Thursday, September 8, 2016

Why it's good to have a website you can manage yourself

 Why be limited to Facebook?

    In the years between 2000 and 2016, website design tools went from being so simple any motivated entrepreneur could make their own website to being to complex that you almost needed an academic degree just to understand basic webs design concepts.

    Although they might not consciously be aware of it, this trend has discouraged small business owners from using websites to promote their goods and services and instead have turned to Facebook.

    Two big anti-www issues are the cost of having a website built and the cost of maintaining it. While business owners do hire people to maintain their Facebook pages, the skills needed to build and maintain a Facebook page are much like the skill set needed to build a website in the year 2000 -- a job for graphic designers, not a computer science mba.

    But promoting without a website is limiting, even with a Facebook page. Facebook doesn't have the reach. It's a walled in community and, in spite of efforts to make it a business getter, for users it is still more social than commercial.

But can you build a simple web page in the year 2016?

    This week I conducted an experiment to find out what would happen if I put up a web page using minimalist coding. I wrote an article about designing a web page with code so simple that anyone could do it. Then I formatted that page using this code, the way I would have done it in the year 2000.

    To make this a practical test, I added a photo and e-commerce capability, still using "year 2000" coding. You can actually order a book from this page and it will be delivered to you, electronically, immediately.

    View my test page here
    Left out were a few lines of code browsers look for and which should have been part of the page. But I wanted to see what would happen if I really trimmed the code down.

    One thing more. I wanted this page to display properly across all platforms, including smartphones. I wanted nothing to be lost beyond the width of the screen.

    View my test page here

    View my the page with both a desktop and a mobile. The design is plain by today's standards but by Google standards it shines. I ran it through the Vary SEO tool and the page won points for loading with lightning speed, even though it was quite long. It was also credited for being OK for mobile although on mobile the text was small. My simple test showed that you can, all by yourself, design a web page that will display across all platforms and all you need to do it is a handful of html tags.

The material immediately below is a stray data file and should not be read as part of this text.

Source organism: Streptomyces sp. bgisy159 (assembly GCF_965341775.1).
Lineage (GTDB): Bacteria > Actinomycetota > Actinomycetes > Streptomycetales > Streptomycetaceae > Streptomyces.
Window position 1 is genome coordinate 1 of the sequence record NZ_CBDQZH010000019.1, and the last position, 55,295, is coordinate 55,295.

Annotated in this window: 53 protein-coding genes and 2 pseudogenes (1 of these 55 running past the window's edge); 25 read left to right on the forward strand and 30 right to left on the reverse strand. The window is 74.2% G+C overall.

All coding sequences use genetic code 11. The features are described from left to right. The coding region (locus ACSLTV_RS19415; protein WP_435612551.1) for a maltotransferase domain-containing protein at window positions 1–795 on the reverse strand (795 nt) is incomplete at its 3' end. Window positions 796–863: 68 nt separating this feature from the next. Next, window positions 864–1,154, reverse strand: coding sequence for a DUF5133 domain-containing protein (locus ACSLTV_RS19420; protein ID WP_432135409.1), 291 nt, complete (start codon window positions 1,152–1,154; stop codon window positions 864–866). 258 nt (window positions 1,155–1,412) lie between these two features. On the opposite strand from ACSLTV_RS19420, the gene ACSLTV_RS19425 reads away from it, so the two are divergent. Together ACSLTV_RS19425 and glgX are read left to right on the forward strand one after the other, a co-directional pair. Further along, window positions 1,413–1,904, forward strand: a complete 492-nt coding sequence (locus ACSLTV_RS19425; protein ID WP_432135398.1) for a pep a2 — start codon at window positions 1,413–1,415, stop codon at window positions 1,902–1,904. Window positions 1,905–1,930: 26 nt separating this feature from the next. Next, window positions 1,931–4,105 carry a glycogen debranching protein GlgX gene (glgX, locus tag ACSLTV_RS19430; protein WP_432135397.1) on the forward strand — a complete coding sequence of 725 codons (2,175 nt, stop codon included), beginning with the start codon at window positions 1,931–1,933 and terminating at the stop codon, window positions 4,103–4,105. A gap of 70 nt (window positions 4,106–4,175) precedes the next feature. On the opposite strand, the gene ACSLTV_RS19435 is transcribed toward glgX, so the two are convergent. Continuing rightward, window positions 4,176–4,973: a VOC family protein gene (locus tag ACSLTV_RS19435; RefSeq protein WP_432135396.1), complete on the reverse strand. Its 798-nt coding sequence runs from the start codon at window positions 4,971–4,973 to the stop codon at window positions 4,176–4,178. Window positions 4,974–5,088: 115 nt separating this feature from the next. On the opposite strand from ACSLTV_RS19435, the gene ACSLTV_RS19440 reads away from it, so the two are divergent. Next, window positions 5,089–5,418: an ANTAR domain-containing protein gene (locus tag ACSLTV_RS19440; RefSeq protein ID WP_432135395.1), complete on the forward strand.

Here's the why you should do it

    You've got Facebook with its nice templates that make your stuff look good. But in Facebook you're operating behind a wall. For someone to see your stuff they have to have a Facebook account. Most social friends will. Potential customers might not or, if they are, might not find you when looking for what you offer. Unless you are just a local business in a small community, Google and Bing are far more likely to bring you business. But for Google and Bing to find you and your business you need a website.

Don't hire someone to build your website

    In almost every case I know when someone hires a web designer to do their website, one of two things follow. If it is an organization, such as a church that really wants their website to communicate, they pay a monthly service fee to have the site "maintained," meaning regular updates announcing sermon topics, luncheons, and special events. The designer makes updates once a week.

    But now it's Sunday morning, snowing hard. Will church be canceled? You go to the website but there's...  nothing! With Facebook an announcement could easily have been made.

    The second thing that can happen to the small business that has a website built for them is they never bother to budget for maintenance. The site is built like a monument, unchanging for all time. As time goes by it becomes increasingly irrelevant and forgotten, particularly by the search engines because they judge sites by their activity.

    All of this shows just how practical Facebook can be.

You can build a modern website using retro design

    Building your own website was once easy. It still can be easy if you ignore all the frills and whistles and stick to retro-era coding which is very, very simple. As demonstrated above, it works. But it's good to be clear on why you should use it rather than hiring a web designer or sticking with Facebook alone.

    Google and Bing don't care about the look of your website; they only care about it's content. By developing simple pages you become free to spend more time on content, new products and services, testimonials, something about your business, something about you. You can add or change content as often as you want. It costs no money and no more time than you might spend updating your Facebook page.

View my test page here

    Try it. Look into it. If you feel you need more resources to build your own site, ask questions in the "comment" box below and I'll respond. There are some retro tools that can help you but if you can't find what you need, or if I can't direct you to what you need, I'll wrote up a full "building your own retro website" manual myself and distribute it free.

    So go for it. You'll be amazed at how a regularly maintained website of your own will extend the reach of your business.

  View my test page here